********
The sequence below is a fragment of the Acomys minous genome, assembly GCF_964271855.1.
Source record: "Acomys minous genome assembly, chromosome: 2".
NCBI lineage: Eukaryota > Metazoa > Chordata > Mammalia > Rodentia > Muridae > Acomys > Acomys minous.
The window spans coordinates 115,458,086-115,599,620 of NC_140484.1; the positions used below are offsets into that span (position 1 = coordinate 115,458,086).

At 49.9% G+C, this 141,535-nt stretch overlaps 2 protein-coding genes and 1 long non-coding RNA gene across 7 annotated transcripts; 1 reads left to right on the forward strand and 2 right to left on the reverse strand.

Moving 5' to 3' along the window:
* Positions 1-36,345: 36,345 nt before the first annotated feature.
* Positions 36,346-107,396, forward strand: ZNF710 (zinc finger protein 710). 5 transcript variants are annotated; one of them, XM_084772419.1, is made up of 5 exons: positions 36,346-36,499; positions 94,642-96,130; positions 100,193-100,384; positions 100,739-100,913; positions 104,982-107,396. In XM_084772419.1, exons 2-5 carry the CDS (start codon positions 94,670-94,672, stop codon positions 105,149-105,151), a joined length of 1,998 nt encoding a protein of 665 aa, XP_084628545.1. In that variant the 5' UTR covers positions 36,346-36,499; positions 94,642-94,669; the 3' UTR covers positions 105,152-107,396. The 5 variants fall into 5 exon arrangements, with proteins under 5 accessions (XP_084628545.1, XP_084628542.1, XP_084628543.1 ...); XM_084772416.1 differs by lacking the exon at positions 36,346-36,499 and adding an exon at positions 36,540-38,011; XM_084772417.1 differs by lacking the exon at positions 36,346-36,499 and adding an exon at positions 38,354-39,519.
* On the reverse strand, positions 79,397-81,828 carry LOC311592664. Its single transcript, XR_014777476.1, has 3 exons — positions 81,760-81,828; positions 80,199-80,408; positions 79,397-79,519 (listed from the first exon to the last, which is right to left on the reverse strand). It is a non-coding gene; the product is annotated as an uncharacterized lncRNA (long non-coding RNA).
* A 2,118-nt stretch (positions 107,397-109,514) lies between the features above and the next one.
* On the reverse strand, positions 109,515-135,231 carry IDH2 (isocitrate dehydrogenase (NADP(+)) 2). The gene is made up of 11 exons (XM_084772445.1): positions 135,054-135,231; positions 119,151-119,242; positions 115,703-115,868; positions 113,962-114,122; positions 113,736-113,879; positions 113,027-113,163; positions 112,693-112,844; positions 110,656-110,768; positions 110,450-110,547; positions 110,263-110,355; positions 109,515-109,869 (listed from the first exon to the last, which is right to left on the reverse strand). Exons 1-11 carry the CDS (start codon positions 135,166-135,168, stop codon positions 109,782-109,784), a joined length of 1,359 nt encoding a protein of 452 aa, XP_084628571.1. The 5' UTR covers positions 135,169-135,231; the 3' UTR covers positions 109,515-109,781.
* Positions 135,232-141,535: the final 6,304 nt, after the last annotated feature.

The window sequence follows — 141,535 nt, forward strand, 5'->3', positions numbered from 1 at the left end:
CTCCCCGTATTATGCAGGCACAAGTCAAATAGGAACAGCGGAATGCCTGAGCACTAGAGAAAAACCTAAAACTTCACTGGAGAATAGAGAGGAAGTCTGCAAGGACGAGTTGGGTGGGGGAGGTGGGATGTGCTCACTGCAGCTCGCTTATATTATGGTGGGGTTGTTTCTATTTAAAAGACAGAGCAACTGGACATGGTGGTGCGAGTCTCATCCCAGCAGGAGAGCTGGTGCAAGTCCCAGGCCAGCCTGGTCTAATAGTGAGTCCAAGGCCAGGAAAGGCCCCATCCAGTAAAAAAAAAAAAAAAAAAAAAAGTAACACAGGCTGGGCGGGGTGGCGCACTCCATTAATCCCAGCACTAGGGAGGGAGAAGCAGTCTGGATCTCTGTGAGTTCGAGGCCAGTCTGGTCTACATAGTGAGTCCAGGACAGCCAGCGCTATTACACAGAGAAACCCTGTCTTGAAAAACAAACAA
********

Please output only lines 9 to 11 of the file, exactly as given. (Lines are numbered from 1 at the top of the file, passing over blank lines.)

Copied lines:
* On the reverse strand, positions 79,397-81,828 carry LOC311592664. Its single transcript, XR_014777476.1, has 3 exons — positions 81,760-81,828; positions 80,199-80,408; positions 79,397-79,519 (listed from the first exon to the last, which is right to left on the reverse strand). It is a non-coding gene; the product is annotated as an uncharacterized lncRNA (long non-coding RNA).
* A 2,118-nt stretch (positions 107,397-109,514) lies between the features above and the next one.
* On the reverse strand, positions 109,515-135,231 carry IDH2 (isocitrate dehydrogenase (NADP(+)) 2). The gene is made up of 11 exons (XM_084772445.1): positions 135,054-135,231; positions 119,151-119,242; positions 115,703-115,868; positions 113,962-114,122; positions 113,736-113,879; positions 113,027-113,163; positions 112,693-112,844; positions 110,656-110,768; positions 110,450-110,547; positions 110,263-110,355; positions 109,515-109,869 (listed from the first exon to the last, which is right to left on the reverse strand). Exons 1-11 carry the CDS (start codon positions 135,166-135,168, stop codon positions 109,782-109,784), a joined length of 1,359 nt encoding a protein of 452 aa, XP_084628571.1. The 5' UTR covers positions 135,169-135,231; the 3' UTR covers positions 109,515-109,781.